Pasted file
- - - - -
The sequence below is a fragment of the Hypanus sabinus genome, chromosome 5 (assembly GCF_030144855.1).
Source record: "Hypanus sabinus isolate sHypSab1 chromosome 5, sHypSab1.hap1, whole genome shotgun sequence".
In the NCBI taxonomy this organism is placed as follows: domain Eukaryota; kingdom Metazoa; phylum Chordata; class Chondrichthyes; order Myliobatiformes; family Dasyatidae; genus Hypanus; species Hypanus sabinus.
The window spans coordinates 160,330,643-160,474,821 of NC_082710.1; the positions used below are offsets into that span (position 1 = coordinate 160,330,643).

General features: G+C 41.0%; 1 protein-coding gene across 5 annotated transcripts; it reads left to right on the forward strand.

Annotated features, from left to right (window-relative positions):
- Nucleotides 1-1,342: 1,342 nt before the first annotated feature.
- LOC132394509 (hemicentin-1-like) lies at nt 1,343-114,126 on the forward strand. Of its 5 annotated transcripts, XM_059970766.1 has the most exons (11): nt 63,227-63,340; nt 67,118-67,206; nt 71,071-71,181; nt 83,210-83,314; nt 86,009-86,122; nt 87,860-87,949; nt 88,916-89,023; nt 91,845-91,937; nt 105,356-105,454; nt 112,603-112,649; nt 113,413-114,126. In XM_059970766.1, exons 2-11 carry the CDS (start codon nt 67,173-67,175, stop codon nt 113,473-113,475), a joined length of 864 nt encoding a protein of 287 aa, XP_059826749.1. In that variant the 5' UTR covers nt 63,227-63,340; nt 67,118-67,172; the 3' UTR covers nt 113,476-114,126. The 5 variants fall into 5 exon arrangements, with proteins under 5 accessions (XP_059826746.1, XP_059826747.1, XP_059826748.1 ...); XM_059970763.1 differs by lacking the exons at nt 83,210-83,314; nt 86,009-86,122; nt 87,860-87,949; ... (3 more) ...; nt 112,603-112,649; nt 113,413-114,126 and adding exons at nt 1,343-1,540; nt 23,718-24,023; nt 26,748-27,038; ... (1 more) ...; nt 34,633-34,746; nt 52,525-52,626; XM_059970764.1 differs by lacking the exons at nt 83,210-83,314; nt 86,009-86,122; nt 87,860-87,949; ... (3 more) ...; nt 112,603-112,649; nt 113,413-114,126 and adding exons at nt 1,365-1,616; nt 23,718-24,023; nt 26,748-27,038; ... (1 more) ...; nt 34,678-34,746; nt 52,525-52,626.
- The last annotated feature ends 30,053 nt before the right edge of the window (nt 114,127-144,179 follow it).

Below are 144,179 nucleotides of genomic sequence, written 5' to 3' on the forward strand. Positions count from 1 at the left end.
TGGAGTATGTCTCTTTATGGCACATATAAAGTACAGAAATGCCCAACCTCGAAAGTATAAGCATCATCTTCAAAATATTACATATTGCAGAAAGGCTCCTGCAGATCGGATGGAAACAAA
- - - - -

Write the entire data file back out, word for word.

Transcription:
The sequence below is a fragment of the Hypanus sabinus genome, chromosome 5 (assembly GCF_030144855.1).
Source record: "Hypanus sabinus isolate sHypSab1 chromosome 5, sHypSab1.hap1, whole genome shotgun sequence".
In the NCBI taxonomy this organism is placed as follows: domain Eukaryota; kingdom Metazoa; phylum Chordata; class Chondrichthyes; order Myliobatiformes; family Dasyatidae; genus Hypanus; species Hypanus sabinus.
The window spans coordinates 160,330,643-160,474,821 of NC_082710.1; the positions used below are offsets into that span (position 1 = coordinate 160,330,643).

General features: G+C 41.0%; 1 protein-coding gene across 5 annotated transcripts; it reads left to right on the forward strand.

Annotated features, from left to right (window-relative positions):
- Nucleotides 1-1,342: 1,342 nt before the first annotated feature.
- LOC132394509 (hemicentin-1-like) lies at nt 1,343-114,126 on the forward strand. Of its 5 annotated transcripts, XM_059970766.1 has the most exons (11): nt 63,227-63,340; nt 67,118-67,206; nt 71,071-71,181; nt 83,210-83,314; nt 86,009-86,122; nt 87,860-87,949; nt 88,916-89,023; nt 91,845-91,937; nt 105,356-105,454; nt 112,603-112,649; nt 113,413-114,126. In XM_059970766.1, exons 2-11 carry the CDS (start codon nt 67,173-67,175, stop codon nt 113,473-113,475), a joined length of 864 nt encoding a protein of 287 aa, XP_059826749.1. In that variant the 5' UTR covers nt 63,227-63,340; nt 67,118-67,172; the 3' UTR covers nt 113,476-114,126. The 5 variants fall into 5 exon arrangements, with proteins under 5 accessions (XP_059826746.1, XP_059826747.1, XP_059826748.1 ...); XM_059970763.1 differs by lacking the exons at nt 83,210-83,314; nt 86,009-86,122; nt 87,860-87,949; ... (3 more) ...; nt 112,603-112,649; nt 113,413-114,126 and adding exons at nt 1,343-1,540; nt 23,718-24,023; nt 26,748-27,038; ... (1 more) ...; nt 34,633-34,746; nt 52,525-52,626; XM_059970764.1 differs by lacking the exons at nt 83,210-83,314; nt 86,009-86,122; nt 87,860-87,949; ... (3 more) ...; nt 112,603-112,649; nt 113,413-114,126 and adding exons at nt 1,365-1,616; nt 23,718-24,023; nt 26,748-27,038; ... (1 more) ...; nt 34,678-34,746; nt 52,525-52,626.
- The last annotated feature ends 30,053 nt before the right edge of the window (nt 114,127-144,179 follow it).

Below are 144,179 nucleotides of genomic sequence, written 5' to 3' on the forward strand. Positions count from 1 at the left end.
TGGAGTATGTCTCTTTATGGCACATATAAAGTACAGAAATGCCCAACCTCGAAAGTATAAGCATCATCTTCAAAATATTACATATTGCAGAAAGGCTCCTGCAGATCGGATGGAAACAAA